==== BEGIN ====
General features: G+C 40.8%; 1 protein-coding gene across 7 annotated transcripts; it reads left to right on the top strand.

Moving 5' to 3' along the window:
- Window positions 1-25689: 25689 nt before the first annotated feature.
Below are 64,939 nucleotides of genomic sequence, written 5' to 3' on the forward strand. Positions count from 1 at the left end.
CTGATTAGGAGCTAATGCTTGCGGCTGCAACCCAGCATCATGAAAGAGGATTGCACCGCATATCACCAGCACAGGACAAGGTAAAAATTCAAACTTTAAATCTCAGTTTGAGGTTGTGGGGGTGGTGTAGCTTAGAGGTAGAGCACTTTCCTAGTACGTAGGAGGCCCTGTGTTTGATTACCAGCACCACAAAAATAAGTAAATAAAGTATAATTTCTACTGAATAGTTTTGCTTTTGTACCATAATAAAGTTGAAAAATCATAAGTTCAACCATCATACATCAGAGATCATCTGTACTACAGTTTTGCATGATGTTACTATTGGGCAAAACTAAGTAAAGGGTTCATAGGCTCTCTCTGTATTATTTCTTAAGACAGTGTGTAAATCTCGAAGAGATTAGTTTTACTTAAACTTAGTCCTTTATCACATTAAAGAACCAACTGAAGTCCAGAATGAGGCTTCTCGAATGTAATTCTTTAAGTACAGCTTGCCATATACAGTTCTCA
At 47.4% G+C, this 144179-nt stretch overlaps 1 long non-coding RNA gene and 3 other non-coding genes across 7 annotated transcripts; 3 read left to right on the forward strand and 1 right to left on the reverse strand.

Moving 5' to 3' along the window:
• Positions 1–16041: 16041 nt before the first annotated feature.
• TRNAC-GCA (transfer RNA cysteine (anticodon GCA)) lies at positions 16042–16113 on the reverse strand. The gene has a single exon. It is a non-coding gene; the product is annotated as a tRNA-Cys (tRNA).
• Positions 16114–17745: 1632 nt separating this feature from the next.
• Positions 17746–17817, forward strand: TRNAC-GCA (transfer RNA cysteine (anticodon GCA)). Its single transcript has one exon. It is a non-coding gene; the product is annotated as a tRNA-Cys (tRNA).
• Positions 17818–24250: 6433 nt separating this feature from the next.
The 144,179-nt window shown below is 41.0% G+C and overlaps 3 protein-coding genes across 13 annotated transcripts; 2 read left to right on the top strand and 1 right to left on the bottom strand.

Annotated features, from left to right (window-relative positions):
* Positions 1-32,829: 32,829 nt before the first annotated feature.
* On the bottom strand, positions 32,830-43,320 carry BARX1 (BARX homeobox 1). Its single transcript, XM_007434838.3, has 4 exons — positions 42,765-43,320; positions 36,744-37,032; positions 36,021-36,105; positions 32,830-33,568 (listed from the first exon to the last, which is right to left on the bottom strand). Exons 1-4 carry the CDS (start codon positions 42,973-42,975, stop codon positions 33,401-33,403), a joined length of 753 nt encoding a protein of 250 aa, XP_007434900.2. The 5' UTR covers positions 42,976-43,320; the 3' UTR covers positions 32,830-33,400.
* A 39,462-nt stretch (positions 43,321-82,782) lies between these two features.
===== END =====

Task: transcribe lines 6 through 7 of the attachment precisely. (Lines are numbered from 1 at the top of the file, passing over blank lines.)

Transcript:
At 47.4% G+C, this 144179-nt stretch overlaps 1 long non-coding RNA gene and 3 other non-coding genes across 7 annotated transcripts; 3 read left to right on the forward strand and 1 right to left on the reverse strand.

Moving 5' to 3' along the window: